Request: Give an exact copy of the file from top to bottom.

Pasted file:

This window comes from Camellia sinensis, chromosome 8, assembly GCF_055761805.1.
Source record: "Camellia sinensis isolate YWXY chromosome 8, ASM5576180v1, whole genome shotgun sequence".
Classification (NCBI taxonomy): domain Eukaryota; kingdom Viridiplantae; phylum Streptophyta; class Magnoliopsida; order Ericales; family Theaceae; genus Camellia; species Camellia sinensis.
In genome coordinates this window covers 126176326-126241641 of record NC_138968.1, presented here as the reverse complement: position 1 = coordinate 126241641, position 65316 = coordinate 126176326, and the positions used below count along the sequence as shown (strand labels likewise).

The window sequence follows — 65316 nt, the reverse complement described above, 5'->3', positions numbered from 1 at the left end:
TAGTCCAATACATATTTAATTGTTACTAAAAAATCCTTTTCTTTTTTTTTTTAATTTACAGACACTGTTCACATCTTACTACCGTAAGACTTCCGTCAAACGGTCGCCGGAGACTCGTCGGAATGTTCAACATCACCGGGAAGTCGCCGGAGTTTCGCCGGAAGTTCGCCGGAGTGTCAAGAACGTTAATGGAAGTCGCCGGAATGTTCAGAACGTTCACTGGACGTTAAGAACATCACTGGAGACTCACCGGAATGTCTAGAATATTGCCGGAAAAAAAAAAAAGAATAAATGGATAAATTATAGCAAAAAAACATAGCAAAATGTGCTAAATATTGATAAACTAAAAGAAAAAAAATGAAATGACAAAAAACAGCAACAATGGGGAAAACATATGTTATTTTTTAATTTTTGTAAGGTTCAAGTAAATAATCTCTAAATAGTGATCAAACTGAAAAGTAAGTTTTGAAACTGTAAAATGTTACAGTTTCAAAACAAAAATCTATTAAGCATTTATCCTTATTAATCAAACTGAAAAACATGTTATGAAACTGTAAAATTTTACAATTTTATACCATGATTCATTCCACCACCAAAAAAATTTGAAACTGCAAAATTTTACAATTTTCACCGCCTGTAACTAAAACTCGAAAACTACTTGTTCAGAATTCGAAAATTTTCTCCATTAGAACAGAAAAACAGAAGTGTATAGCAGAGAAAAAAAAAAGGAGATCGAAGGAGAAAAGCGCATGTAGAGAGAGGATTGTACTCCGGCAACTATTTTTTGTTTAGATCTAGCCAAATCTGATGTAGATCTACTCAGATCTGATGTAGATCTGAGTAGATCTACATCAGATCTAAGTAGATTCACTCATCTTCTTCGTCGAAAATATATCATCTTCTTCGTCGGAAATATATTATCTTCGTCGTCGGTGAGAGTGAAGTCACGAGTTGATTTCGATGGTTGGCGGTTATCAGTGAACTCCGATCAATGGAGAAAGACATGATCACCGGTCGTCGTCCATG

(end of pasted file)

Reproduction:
This window comes from Camellia sinensis, chromosome 8, assembly GCF_055761805.1.
Source record: "Camellia sinensis isolate YWXY chromosome 8, ASM5576180v1, whole genome shotgun sequence".
Classification (NCBI taxonomy): domain Eukaryota; kingdom Viridiplantae; phylum Streptophyta; class Magnoliopsida; order Ericales; family Theaceae; genus Camellia; species Camellia sinensis.
In genome coordinates this window covers 126176326-126241641 of record NC_138968.1, presented here as the reverse complement: position 1 = coordinate 126241641, position 65316 = coordinate 126176326, and the positions used below count along the sequence as shown (strand labels likewise).

The window sequence follows — 65316 nt, the reverse complement described above, 5'->3', positions numbered from 1 at the left end:
TAGTCCAATACATATTTAATTGTTACTAAAAAATCCTTTTCTTTTTTTTTTTAATTTACAGACACTGTTCACATCTTACTACCGTAAGACTTCCGTCAAACGGTCGCCGGAGACTCGTCGGAATGTTCAACATCACCGGGAAGTCGCCGGAGTTTCGCCGGAAGTTCGCCGGAGTGTCAAGAACGTTAATGGAAGTCGCCGGAATGTTCAGAACGTTCACTGGACGTTAAGAACATCACTGGAGACTCACCGGAATGTCTAGAATATTGCCGGAAAAAAAAAAAAGAATAAATGGATAAATTATAGCAAAAAAACATAGCAAAATGTGCTAAATATTGATAAACTAAAAGAAAAAAAATGAAATGACAAAAAACAGCAACAATGGGGAAAACATATGTTATTTTTTAATTTTTGTAAGGTTCAAGTAAATAATCTCTAAATAGTGATCAAACTGAAAAGTAAGTTTTGAAACTGTAAAATGTTACAGTTTCAAAACAAAAATCTATTAAGCATTTATCCTTATTAATCAAACTGAAAAACATGTTATGAAACTGTAAAATTTTACAATTTTATACCATGATTCATTCCACCACCAAAAAAATTTGAAACTGCAAAATTTTACAATTTTCACCGCCTGTAACTAAAACTCGAAAACTACTTGTTCAGAATTCGAAAATTTTCTCCATTAGAACAGAAAAACAGAAGTGTATAGCAGAGAAAAAAAAAAGGAGATCGAAGGAGAAAAGCGCATGTAGAGAGAGGATTGTACTCCGGCAACTATTTTTTGTTTAGATCTAGCCAAATCTGATGTAGATCTACTCAGATCTGATGTAGATCTGAGTAGATCTACATCAGATCTAAGTAGATTCACTCATCTTCTTCGTCGAAAATATATCATCTTCTTCGTCGGAAATATATTATCTTCGTCGTCGGTGAGAGTGAAGTCACGAGTTGATTTCGATGGTTGGCGGTTATCAGTGAACTCCGATCAATGGAGAAAGACATGATCACCGGTCGTCGTCCATG